Studies such as ours contribute to improving health care strategies aimed at the Roma population, which with respect to foot health has not been considered previously [1] [50]. Our results show that Roma men and Roma women, like the population in general, wish to receive professional advice about their health problems [51]. This paper contributes valuable new information on a previously-unpublished aspect of health status in the Spanish Roma population, and may be useful for community strategies and programs for health promotion and disease prevention, both in general and with specific reference to foot care.

To our knowledge, this study is the first of its kind to investigate the question of foot health in an ethnic minority such as the Roma population. Finally, this paper provides insight into the foot problems the most vulnerable from different ethnic backgrounds within one community face when accessing healthcare.

The strength of our study is that it comprises a considerable representative sample of a hard-to-reach population, although our results should be generalized with caution, as the Roma population is a very heterogeneous group. The unwritten nature of the Roma culture, which has resulted in unwritten laws, gives rise to distrust and rejection with regard to documents, a situation which does not occur with our research. It is also necessary to consider the limitations of this study. First, we have not found studies in the literature with which to compare foot health in vulnerable Roma populations. The second limitation is that the study sample belongs exclusively in a region of southern Spain, which would indicate the need for a nationwide investigation. The third is that the conclusions of this study may be limited to those individuals who have been asked whether or not they had received a podiatry visit in the last 3 months, regardless of longer time intervals. The last limitation derives from the fact that podiatrist care is usually private, and treatment is expensive, making access to comprehensive podiatric treatment difficult for people with limited socioeconomic resources. The design of the study entails another drawback, a qualitative study would allow to know in depth the quality of the answers and to analyse the health problems of the foot. Future research in this field should take into account the types of foot pathology that are most frequent in this ethnic group, in order to improve knowledge. No further analysis of non-respondents was conducted.

Conclusions

The studied Roma population has foot health problems, a high percentage of the Spanish Roma population has poor foot health. Roma women show lower values in the domains of footwear and vigour with respect to Roma men. With regard to the footwear used and its characteristics, Roma women indicate that they have difficulty finding comfortable shoes. In addition, almost 82% found the subject interesting, a finding that highlights the considerable interest among the Roma population about their health status. There is lack of visibility of their health research studies like this. More professional training is required for health workers in this field to avoid cultural diversity stereotypes.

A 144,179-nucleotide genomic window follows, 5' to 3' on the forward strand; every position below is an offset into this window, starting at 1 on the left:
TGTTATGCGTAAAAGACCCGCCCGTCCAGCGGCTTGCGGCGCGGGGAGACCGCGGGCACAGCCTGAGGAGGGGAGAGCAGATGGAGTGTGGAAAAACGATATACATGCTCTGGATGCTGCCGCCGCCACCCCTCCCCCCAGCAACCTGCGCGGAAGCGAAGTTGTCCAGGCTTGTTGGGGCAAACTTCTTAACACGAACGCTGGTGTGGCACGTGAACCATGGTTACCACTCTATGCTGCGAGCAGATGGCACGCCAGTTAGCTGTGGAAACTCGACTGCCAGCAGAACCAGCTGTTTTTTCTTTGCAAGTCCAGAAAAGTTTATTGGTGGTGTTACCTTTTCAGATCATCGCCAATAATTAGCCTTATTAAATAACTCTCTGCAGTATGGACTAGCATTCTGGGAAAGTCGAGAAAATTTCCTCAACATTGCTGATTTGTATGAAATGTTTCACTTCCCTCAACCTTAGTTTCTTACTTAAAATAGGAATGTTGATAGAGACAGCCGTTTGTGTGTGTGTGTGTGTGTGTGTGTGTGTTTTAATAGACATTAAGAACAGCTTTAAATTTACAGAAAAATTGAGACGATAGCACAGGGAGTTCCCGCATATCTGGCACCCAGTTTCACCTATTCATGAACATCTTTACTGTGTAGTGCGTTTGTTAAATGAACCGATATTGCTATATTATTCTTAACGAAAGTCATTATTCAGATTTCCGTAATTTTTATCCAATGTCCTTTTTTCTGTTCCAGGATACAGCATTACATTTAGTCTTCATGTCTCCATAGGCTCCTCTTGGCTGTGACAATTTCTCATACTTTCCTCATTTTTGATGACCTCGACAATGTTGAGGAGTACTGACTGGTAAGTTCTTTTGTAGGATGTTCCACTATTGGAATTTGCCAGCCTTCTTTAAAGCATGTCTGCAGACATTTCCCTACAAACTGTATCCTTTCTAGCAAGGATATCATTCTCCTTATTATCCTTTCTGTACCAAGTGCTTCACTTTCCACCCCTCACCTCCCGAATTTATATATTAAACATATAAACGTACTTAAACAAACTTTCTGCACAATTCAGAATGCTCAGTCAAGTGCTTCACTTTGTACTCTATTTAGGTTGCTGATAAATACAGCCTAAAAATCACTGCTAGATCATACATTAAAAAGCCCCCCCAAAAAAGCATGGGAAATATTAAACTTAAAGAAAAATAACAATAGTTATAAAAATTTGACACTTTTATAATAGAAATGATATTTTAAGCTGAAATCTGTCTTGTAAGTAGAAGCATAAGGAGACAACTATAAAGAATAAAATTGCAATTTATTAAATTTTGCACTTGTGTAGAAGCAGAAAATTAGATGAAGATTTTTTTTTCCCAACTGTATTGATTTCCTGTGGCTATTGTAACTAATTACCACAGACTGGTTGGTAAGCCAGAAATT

Availability of data and materials

The datasets generated and/or analysed during the current study are not publicly available due to ethical restrictions related to participant consent obtained at the commencement of the study. An ethically compliant data set may be available from the corresponding author on reasonable request. Please contact mcohena@us.es with any data requests.

Abbreviations

FHSQ:

Foot Health Status Questionnaire

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Acknowledgements

Authors want to thank all participants for their contributions. Also thank you to Fundación Secretariado Gitano for their participation in the data collection.

Funding

Not applicable.

Author information

Affiliations

Authors

Contributions

All authors made substantial contributions to conception and design of this study. MCJ, EChL, and JAC participated in the acquisition of data. MCJ, EChL, APT performed the data analysis. All authors made substantial contributions to the interpretation of data. MCJ, EChL, APT and JAC were involved in drafting the manuscript and the rest of the authors revised it critically for important intellectual content. All authors read and approved the final manuscript.

Corresponding author

Correspondence to Manuel Coheña-Jiménez.

Ethics declarations

Ethics approval and consent to participate

The authors received approval from the Biomedical Research Ethics Committee of Junta de Andalucía. Ethics approval for the study was obtained from Biomedical Research Ethics Committee (Approval number: 0172-N-17) of the Andalusia Regional Government. The ethical standards for human research stipulated in the Declaration of Helsinki (World Medical Association), in the Council of Europe Convention on Human Rights and Biomedicine, in the UNESCO Universal Declaration on the Human Genome and Human Rights, and in similar institutional declarations were observed at all times. All participants gave their written consent for inclusion in the study. Participation was voluntary. Full protection of participants’ anonymity and of data confidentiality was assured by the institution and by the personnel responsible for conducting the survey. No incentives were offered for participation in the study.